On July 21, the Israeli Supreme Court ruled that it was legal for the government to revoke citizenship of those who “committed an act that constitutes a breach of loyalty in the State of Israel”. This decision is drawing concern from human rights defenders, who predict that the ruling will be used to target Palestinian citizens of Israel.
The decision came after Adalah, the Legal Center for Arab Minority Rights in Israel, and the Association for Civil Rights in Israel (ACRI), filed two different appeals for cases of Palestinian citizens of Israel who were convicted of being involved in acts that resulted in the death of Israeli citizens. Adalah and ACRI’s 2017 appeal against the Haifa District Court, which revoked the citizenship of Alaa Zayoud, a Palestinian citizen of Israel, was escalated to the Supreme Court, leading to the July 21 decision. The 2017 ruling to strip Zayoud’s citizenship was based on the 2008 Nationality Law, which outlines “breach of loyalty” as a range of offenses including terrorism and treason.
While the Supreme Court decided to accept Adalah and ACRI’s appeals for the two individual cases in question, it stated that there was “no constitutional defect” in the legal framework that allowed for revocation of citizenship to be used as punishment in cases that constituted “breach of loyalty,” even if “the individual becomes stateless” as a consequence of the revocation. The court went on to say that if the revocation does indeed result in statelessness, the Ministry of the Interior would have to provide alternative permanent residency status to the individual.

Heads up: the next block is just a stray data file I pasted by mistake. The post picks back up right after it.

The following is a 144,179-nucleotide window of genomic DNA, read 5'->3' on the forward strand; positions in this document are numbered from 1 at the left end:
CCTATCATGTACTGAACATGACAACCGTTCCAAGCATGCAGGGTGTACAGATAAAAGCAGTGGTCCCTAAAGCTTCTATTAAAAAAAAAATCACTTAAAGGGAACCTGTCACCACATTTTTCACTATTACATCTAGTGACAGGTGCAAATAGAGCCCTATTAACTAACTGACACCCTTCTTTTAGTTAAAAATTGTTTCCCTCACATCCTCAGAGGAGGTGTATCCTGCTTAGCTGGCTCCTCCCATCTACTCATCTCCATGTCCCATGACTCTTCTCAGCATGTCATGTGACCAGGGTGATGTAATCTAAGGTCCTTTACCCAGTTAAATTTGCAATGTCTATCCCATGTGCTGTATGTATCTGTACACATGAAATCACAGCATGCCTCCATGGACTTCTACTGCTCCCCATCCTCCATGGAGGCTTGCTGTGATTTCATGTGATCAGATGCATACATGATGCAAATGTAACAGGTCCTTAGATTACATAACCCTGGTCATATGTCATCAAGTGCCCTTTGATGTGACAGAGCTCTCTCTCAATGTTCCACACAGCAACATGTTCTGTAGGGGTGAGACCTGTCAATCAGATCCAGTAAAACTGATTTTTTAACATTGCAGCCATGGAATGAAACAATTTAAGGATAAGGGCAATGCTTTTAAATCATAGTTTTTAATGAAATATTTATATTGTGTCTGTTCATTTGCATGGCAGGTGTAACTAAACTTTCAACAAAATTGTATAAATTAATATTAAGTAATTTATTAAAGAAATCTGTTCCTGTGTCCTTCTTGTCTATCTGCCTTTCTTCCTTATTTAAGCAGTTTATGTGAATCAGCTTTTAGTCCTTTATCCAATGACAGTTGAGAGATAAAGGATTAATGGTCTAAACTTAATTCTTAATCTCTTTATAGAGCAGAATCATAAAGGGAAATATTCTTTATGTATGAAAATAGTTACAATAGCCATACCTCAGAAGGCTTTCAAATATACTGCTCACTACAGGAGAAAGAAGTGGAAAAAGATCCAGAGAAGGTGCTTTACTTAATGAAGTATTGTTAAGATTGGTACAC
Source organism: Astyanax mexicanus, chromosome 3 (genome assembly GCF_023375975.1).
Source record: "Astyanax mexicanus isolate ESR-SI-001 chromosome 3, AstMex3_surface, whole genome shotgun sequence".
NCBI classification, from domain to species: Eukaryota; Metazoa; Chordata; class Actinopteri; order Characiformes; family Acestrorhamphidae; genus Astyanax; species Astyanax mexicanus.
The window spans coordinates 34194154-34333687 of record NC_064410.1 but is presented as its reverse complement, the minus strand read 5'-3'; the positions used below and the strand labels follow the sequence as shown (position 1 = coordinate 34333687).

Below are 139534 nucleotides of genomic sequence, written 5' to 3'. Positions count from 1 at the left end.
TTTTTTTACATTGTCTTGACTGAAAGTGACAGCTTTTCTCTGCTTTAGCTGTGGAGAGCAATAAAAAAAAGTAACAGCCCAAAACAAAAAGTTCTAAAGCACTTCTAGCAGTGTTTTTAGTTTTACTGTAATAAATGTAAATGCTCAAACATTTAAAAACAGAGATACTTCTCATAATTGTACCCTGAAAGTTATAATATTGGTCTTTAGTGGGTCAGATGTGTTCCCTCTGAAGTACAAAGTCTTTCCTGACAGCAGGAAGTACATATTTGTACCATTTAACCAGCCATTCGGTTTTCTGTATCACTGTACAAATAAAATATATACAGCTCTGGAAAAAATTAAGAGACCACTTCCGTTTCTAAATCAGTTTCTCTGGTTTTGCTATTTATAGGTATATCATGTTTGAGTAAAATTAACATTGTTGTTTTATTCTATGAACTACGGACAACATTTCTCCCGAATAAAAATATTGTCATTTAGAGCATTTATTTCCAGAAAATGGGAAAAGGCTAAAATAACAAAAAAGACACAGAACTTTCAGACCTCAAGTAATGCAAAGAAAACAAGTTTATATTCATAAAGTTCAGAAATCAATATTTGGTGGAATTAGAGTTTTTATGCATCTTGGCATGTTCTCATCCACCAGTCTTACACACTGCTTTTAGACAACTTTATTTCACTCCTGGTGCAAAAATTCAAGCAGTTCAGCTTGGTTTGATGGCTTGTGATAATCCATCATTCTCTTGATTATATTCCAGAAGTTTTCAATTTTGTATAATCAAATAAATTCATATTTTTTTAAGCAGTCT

In a joint statement, Adalah and ACRI declared that the “decision is dangerous as it paves the way for the use of an illegitimate law that violates international law.” The organizations explained that the Supreme Court acknowledged in its ruling, “no such law exists in any other country in the world,” and go on to predict that the ruling will allow the law to be applied “exclusively against Palestinian citizens of Israel.” As attorney Oded Feller of ACRI told Reuters, “there are many cases of Jews in Israel who took part in terror and not even once has the interior ministry thought to appeal to revoke their citizenship.” Adalah and ACRI revealed that ever since the Israeli government enacted the 2008 Nationality Law, “the possibility of revocation of citizenship was considered in 31 cases, none of which involved a Jewish-Israeli citizen.”
The Ministry of Interior released a statement to Israeli newspaper Haaretz on current Interior Minister Ayelet Shaked’s position regarding the ruling: “although [Shaked] can only regret that the court ruled that terrorists must be given alternative status, she will use all of the tools at her disposal to revoke the citizenship of accursed terrorists—now all the more so.”
The offer of permanent residence for those who face statelessness as a result of citizenship revocations also raises questions about the unstable nature of this status for Palestinians, with some suggesting that it could be used to further expand Israel’s ethnic cleansing efforts. Amnesty International reported that over 14,000 Palestinians have been stripped of permanent residence rights in East Jerusalem alone since 1967, forcibly displacing them from the city.
The conclusions reached by the Supreme Court’s ruling point to the centrality of unequal citizenship status in Israel’s apartheid system, which is not only limited to the occupied Palestinians territories (oPt), but also affects Palestinian citizens of Israel in 1948 Palestine (Israel proper). In 2018, the “Jewish Nation” law codified Jewish supremacy amongst Israeli citizens, asserting that “Israel is the historic homeland of the Jewish people and that they have an exclusive right to national self-determination in it.” The court’s ruling last week serves to enable the differential treatment that is essential for maintaining the apartheid system.